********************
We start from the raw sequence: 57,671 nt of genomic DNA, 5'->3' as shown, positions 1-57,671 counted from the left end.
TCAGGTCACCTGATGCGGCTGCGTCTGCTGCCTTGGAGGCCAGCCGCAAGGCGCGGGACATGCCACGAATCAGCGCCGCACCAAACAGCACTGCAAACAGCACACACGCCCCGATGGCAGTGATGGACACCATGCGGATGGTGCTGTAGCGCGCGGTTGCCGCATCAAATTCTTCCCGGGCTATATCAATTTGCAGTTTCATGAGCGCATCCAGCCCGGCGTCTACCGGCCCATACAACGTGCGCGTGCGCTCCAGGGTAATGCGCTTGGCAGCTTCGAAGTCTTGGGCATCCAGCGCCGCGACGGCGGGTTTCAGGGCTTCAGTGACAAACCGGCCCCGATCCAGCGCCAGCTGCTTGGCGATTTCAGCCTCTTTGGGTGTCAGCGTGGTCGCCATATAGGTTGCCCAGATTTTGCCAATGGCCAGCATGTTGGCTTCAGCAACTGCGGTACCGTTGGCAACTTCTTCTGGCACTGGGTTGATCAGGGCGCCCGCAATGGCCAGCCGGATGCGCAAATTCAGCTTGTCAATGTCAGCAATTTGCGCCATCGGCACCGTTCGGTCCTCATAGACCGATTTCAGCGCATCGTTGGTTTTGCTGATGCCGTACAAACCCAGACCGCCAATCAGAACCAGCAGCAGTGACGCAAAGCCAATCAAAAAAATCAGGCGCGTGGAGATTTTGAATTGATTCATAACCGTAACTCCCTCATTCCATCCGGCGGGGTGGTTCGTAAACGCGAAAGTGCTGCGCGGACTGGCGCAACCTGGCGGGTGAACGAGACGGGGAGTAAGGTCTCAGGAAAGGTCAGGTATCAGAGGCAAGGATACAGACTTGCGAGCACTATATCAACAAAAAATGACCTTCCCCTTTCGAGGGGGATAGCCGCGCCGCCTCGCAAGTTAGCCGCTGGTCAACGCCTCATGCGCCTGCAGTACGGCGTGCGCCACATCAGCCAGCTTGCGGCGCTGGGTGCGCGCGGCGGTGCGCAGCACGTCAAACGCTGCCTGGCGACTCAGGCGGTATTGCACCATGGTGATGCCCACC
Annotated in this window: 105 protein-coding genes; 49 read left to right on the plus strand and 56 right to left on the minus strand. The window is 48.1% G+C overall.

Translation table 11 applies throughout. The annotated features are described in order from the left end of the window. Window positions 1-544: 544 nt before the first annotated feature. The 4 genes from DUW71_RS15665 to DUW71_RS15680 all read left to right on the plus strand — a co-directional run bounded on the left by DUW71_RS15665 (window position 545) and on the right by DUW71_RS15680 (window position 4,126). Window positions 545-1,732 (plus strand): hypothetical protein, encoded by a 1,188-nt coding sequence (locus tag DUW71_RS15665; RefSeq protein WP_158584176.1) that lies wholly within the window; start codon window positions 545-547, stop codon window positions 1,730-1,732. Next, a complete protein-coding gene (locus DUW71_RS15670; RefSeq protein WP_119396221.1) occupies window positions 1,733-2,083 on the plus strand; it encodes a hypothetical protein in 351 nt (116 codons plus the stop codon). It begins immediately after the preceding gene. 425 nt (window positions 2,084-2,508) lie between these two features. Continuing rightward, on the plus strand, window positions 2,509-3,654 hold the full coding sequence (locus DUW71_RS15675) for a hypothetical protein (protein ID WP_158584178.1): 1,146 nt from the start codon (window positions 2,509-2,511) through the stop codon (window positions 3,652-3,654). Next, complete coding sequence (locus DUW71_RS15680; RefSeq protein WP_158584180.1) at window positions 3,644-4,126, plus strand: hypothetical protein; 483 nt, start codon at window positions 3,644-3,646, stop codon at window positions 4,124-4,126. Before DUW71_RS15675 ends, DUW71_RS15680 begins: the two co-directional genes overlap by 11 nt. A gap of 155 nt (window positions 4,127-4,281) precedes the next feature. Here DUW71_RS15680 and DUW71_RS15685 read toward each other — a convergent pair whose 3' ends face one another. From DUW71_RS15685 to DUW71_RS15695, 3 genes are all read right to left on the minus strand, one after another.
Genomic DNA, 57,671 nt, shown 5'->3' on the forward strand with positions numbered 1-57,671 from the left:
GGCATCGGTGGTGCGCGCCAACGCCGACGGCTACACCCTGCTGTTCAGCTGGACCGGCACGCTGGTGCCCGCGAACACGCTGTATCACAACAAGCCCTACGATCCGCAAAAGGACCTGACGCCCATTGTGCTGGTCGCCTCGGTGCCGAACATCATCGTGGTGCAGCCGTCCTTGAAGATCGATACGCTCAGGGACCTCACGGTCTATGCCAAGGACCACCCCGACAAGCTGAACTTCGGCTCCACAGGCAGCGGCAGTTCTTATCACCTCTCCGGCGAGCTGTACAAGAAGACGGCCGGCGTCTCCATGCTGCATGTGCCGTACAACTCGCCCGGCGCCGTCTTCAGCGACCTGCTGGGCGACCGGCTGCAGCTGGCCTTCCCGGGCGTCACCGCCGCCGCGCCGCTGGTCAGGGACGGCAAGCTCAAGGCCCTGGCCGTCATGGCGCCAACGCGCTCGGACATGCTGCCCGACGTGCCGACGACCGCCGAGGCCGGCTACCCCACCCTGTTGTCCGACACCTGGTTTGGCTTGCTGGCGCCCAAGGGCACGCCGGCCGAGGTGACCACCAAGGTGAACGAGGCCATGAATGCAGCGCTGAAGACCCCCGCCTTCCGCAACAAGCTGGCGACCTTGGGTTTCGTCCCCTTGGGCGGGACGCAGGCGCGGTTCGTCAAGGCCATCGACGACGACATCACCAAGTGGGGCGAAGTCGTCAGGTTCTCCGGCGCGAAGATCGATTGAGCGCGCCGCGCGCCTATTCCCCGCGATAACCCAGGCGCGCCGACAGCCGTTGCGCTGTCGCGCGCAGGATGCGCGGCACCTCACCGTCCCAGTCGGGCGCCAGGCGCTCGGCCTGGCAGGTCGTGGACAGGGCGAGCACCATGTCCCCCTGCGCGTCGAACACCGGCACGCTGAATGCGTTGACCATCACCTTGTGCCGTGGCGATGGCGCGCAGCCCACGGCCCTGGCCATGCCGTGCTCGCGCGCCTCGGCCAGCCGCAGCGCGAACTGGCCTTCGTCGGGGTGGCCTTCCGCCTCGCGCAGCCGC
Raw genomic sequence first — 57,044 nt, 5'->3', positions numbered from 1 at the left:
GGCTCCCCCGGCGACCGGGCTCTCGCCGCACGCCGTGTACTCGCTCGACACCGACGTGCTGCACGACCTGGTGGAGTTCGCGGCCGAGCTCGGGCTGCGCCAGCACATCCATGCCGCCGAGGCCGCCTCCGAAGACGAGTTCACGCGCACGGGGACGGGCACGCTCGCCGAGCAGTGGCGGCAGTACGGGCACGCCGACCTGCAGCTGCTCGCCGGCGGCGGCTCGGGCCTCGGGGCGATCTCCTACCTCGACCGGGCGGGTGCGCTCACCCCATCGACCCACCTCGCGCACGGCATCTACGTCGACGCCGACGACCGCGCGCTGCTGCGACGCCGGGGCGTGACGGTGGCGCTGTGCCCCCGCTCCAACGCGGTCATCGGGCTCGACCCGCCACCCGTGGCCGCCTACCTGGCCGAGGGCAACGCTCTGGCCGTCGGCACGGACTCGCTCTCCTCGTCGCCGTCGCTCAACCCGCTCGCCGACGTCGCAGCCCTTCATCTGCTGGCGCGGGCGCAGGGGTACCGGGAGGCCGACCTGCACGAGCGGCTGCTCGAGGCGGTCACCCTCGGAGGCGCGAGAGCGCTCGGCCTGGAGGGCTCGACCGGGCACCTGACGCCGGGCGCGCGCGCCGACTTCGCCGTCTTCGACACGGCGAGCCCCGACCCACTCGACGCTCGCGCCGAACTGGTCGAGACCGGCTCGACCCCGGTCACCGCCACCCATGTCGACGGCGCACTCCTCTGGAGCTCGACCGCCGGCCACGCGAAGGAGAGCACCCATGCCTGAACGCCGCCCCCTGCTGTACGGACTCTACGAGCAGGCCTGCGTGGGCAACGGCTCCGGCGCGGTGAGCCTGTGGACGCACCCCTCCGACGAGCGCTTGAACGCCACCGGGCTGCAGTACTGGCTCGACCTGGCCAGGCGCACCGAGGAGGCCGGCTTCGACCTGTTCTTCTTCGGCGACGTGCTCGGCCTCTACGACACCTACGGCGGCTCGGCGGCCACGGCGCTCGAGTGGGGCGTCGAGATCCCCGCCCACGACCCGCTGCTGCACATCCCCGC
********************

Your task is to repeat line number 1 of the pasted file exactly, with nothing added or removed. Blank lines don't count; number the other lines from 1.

We start from the raw sequence: 57,671 nt of genomic DNA, 5'->3' as shown, positions 1-57,671 counted from the left end.